‘Servo et sudito fidelissimo’
A letter, when you put it in an envelope, changes completely.
It is no longer mine but becomes yours.
What I wanted to say has disappeared.
Only what you understand remains’
An e-mail of a dear friend of line, the head of the Office for Pastoral Care in Health of the Diocese of Imola, which arrived two weeks ago, pointed out to me the discovery at the Bergamo antiques fair of a little painting/reliquary (with a seal on the back) containing two signed letters written by our Founder Camillus de Lellis to Fr. Biagio Opertis. The head of this antiques shop is a trustworthy man – an expert for courts of law and for the Chamber of Commerce of Parma.
Interested in the question, Fr. Vittorio Paleari, the Provincial Superior of the Province of Italy, had a meeting with this antiques dealer and after buying the small canvas gave it to the museum that is located at our generalate house.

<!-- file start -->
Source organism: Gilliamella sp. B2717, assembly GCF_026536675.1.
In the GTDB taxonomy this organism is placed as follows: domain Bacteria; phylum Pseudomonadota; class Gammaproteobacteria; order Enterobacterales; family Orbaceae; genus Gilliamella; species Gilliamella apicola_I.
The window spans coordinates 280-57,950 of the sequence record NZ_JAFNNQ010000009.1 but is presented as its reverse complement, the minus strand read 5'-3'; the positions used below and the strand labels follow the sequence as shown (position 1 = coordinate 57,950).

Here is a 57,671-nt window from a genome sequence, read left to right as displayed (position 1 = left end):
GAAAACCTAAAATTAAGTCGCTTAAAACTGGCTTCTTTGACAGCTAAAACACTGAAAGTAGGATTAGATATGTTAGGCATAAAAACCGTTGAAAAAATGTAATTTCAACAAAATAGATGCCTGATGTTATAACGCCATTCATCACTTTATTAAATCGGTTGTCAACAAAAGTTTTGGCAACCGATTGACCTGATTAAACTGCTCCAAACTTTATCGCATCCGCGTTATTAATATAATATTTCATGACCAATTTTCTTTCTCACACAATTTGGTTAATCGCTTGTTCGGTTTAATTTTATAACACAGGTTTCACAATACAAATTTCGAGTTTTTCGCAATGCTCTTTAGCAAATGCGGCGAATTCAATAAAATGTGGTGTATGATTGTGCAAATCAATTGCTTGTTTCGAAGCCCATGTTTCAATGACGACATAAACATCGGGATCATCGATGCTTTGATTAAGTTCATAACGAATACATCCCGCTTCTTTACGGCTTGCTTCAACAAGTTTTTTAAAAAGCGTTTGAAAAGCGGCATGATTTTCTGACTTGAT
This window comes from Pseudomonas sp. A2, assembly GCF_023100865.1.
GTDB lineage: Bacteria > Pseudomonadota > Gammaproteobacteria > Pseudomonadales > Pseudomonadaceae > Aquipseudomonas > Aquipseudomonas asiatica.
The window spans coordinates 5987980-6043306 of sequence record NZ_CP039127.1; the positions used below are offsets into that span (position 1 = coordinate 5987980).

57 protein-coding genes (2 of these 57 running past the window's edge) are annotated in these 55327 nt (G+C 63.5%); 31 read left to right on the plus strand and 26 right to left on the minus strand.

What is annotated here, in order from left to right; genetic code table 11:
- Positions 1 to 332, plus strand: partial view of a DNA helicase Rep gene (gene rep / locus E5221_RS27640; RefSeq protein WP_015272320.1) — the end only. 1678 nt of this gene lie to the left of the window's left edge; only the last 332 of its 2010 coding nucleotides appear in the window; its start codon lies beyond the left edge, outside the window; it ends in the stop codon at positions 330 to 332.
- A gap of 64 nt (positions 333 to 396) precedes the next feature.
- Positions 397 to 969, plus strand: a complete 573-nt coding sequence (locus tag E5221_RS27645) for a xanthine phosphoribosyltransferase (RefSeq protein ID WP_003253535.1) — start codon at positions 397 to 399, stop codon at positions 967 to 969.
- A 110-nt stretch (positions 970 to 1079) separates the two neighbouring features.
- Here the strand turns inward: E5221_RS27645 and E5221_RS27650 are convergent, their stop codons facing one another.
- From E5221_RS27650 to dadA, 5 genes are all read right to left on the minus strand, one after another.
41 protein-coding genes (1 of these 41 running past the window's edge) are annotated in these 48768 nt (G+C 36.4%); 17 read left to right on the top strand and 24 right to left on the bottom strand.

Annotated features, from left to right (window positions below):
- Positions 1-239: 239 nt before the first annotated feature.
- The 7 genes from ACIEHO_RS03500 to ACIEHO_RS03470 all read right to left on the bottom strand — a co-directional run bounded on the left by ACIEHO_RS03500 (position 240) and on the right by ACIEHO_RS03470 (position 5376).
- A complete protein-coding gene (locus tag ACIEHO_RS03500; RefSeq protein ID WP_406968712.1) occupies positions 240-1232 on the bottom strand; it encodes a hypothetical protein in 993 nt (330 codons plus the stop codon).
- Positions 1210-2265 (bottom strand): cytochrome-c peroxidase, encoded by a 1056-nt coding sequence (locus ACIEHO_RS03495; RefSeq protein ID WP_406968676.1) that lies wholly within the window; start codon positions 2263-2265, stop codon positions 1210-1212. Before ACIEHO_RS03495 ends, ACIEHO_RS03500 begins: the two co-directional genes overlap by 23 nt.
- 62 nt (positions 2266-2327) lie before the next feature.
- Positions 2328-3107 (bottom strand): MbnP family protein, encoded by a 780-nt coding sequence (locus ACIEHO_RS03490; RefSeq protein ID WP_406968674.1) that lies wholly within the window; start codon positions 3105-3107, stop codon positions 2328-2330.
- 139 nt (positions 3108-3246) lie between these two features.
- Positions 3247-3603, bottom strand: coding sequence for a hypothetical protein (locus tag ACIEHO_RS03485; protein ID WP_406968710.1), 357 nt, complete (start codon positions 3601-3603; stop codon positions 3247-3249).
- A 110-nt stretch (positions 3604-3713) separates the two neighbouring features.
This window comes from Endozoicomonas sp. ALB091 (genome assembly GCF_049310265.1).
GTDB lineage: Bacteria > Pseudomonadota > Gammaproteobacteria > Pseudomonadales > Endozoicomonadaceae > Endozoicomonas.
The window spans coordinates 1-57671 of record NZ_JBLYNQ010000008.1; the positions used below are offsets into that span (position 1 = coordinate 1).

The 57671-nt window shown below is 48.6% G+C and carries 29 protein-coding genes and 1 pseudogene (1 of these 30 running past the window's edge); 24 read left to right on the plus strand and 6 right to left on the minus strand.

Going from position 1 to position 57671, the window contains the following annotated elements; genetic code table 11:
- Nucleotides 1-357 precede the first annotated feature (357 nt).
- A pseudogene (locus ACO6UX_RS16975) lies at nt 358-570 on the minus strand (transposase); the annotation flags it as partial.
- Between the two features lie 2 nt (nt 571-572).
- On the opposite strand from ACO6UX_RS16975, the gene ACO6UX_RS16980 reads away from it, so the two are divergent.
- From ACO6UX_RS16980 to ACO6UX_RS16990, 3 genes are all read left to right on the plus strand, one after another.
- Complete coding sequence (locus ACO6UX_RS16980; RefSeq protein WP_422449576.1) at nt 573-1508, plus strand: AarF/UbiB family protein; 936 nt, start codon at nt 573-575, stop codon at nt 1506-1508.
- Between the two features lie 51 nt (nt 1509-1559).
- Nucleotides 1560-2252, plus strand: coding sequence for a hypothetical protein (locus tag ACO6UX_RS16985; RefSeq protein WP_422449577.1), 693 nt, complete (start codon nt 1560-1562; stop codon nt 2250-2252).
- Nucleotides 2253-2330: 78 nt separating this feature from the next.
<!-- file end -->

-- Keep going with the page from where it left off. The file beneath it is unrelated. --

Both of these letters, as one can see from the pictures, are folded more than once in order to highlight the signature of Camillus!
Each of these letters is bound by a thread of satin with a seal in red sealing wax containing the seal of our Order.
That is another chapter of this event. For the moment we will try to resist the temptation of opening these two sheets which have come down to us from about four hundred years ago, given their extreme fragility, while waiting for some expert restorer to offer us some useful suggestions as to how this could be done.
Certainly we know one thing: Camillus professed himself the ‘servo et sudito fidelissimo’ (‘Most faithful servant and subject’) of Fr. Biagio. This final ending of the first letter – beyond any likely formality of salutation – in itself attests to the esteem and trust that these two religious brothers felt for each other.